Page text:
Every homeless man has a story. And in the case of Dwight Evans, the bearded hermit of the minimalist thriller “Blue Ruin,” it’s a minor epic.
Writer-director Jeremy Saulnier’s film is about a blood feud, the crippling impact of long-ago murders on a drifter who is spurred to action only when he learns that a killer who destroyed his family is getting out of prison.
Dwight, played by Macon Blair in an utterly unaffected performance, has mastered laying low in the little Delaware town where he lives. He sneaks baths in the odd vacant beach cottage, Dumpster-dives for food and amusement park tickets and lives in his rusted, bullet-hole-riddled car far off the beaten path.
But as sneaky as he is, the cops know him. And when they warn him a murderer is about to get out of jail, Dwight sells recyclables for gas money, pulls the car battery out of mothballs and sends his sister a postcard of warning.
He doesn’t have enough for a gun, so he rummages through pickups in the parking lot of a local honky-tonk. “Blue Ruin” is a ringing endorsement for the virtues of keeping a trigger lock on your pistol. Because without a firearm, revenge comes with a knife and a brutal encounter in the men’s room of the bar the ex-con visits the minute he’s out of prison.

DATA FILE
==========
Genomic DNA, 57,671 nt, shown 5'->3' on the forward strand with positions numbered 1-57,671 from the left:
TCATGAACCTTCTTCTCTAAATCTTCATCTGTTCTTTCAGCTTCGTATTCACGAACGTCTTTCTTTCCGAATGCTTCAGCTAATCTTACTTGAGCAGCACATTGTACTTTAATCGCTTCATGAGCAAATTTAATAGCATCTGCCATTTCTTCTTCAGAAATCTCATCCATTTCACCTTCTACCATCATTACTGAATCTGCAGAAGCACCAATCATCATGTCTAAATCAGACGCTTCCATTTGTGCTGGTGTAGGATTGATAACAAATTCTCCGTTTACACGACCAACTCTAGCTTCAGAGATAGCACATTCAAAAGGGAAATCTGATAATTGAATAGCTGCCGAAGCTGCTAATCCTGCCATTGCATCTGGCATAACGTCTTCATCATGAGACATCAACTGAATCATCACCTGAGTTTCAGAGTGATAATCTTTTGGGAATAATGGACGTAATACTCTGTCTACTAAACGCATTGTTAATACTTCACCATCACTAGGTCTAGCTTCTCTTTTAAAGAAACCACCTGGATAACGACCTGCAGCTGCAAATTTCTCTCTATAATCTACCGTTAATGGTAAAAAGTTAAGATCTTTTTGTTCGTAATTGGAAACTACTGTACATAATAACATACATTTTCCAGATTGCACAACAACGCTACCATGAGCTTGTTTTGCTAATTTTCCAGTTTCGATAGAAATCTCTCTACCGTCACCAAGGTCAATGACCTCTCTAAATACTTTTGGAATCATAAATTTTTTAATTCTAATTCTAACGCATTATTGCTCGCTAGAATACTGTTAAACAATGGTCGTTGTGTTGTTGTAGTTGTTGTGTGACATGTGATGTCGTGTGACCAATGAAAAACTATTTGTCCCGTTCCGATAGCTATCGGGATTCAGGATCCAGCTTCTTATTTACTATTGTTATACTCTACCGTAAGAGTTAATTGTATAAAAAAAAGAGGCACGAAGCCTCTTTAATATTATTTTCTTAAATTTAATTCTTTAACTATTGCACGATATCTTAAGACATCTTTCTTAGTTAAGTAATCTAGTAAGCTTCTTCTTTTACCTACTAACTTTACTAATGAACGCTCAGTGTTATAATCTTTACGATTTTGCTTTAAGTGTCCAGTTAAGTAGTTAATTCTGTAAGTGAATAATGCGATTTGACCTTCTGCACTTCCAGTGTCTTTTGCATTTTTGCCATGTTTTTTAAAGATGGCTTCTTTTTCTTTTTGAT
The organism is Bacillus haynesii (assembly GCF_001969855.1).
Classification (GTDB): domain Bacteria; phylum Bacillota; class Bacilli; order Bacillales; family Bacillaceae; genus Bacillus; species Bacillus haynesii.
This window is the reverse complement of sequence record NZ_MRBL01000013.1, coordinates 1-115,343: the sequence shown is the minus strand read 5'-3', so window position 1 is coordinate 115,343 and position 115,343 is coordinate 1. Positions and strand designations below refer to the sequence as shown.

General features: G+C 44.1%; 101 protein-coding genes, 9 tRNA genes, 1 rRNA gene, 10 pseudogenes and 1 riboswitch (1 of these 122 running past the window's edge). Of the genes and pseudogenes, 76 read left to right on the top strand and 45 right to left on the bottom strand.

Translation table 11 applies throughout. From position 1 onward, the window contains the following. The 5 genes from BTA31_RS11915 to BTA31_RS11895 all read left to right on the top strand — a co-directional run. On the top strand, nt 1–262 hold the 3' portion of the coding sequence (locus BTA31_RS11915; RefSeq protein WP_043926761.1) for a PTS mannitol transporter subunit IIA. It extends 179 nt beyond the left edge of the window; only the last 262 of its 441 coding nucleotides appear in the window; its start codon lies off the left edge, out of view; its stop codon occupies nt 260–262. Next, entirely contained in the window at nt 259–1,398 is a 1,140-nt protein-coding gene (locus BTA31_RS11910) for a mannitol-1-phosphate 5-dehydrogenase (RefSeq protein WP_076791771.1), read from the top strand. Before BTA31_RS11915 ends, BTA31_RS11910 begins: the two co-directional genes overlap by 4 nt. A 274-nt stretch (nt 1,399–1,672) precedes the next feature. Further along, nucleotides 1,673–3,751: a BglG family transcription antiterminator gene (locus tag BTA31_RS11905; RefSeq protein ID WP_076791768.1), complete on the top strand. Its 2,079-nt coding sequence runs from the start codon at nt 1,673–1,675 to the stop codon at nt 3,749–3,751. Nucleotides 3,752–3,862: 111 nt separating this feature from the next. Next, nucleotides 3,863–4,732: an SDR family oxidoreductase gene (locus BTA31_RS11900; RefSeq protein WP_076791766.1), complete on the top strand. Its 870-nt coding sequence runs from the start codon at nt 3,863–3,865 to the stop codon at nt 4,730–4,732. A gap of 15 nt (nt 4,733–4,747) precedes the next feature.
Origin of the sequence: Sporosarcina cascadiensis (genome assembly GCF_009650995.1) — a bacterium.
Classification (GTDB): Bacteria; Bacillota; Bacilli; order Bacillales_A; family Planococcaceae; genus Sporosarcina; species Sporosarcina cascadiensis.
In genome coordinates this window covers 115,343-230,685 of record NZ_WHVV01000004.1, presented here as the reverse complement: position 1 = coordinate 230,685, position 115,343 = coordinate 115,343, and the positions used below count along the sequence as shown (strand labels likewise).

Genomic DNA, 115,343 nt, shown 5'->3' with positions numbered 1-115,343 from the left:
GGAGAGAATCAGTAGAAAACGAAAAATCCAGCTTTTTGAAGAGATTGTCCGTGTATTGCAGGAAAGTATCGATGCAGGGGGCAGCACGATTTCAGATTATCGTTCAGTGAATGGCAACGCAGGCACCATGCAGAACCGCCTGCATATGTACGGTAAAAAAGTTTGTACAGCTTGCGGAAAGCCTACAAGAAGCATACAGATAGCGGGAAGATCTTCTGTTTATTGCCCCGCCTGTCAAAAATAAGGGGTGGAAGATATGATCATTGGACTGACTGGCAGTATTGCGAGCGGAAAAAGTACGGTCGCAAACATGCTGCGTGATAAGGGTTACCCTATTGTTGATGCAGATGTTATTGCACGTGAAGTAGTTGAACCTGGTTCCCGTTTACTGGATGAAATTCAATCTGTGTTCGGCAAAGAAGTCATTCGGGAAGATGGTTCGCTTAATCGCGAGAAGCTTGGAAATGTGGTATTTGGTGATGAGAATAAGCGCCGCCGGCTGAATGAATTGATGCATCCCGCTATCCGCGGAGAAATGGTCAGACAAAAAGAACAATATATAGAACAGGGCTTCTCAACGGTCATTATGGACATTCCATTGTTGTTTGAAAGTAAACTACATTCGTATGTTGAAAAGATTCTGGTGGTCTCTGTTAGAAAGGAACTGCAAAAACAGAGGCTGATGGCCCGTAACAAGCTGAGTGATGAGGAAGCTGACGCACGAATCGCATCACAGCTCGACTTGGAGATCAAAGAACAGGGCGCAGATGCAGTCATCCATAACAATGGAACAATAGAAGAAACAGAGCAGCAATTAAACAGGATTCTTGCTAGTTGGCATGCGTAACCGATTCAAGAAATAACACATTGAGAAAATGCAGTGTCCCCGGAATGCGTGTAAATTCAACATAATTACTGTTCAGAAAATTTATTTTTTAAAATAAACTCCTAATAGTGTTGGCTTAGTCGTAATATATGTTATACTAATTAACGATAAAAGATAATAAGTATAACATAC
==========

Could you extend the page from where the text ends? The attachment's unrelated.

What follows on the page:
We pick up Dwight’s story in bits and pieces, his obsession with old photo albums and high school yearbooks, some of it from a chat with his sister.
The violence is immediate, bloody and personal. Blair and his writer-director limit Dwight’s cunning to things he picked up being homeless. He sets a simple trap here, clumsily fails to cover his tracks there. This is just how somebody living off the grid might get away with a revenge killing. Until the other family comes hunting (shotguns, crossbows) for payback.
The dialogue is hard-boiled in the extreme, never more than when Dwight tracks down an old high school buddy (Devin Ratray, excellent) because he remembers the guy’s into guns, as indeed a lot of the people in Dwight’s corner of Virginia are.
“No speeches,” Ben (Ratray) warns about revenge killing. “No talkin’. You point the gun, you shoot the gun.”
“Blue Ruin” stumbles only when it violates Ben’s rules in the third act. Repeatedly. The fact that one of the people Dwight is feuding with is an unrecognizable Eve Plumb — Jan from the 1970s TV series “The Brady Bunch” — makes up for some of that.
It’s a patient film, taking the time to set up Dwight’s manner of living, the hows and how-tos of homelessness. Saulnier tracks Dwight from the dumpy beach town onto the Blue Ridge Parkway, from the seedy bars to the remote homesteads where violent people can target-practice with no neighbor to fuss at them for the racket.
Saulnier wastes barely a moment of screen time in this grim and gripping slice of Southern Gothic. “Blue Ruin” joins “Shotgun Stories” and “Joe” as vivid reminders that however homogenized American culture seems, there are still pockets that are distinct, with people who live by their own rules and their own bloody code.
(At the Alamo Drafthouse.)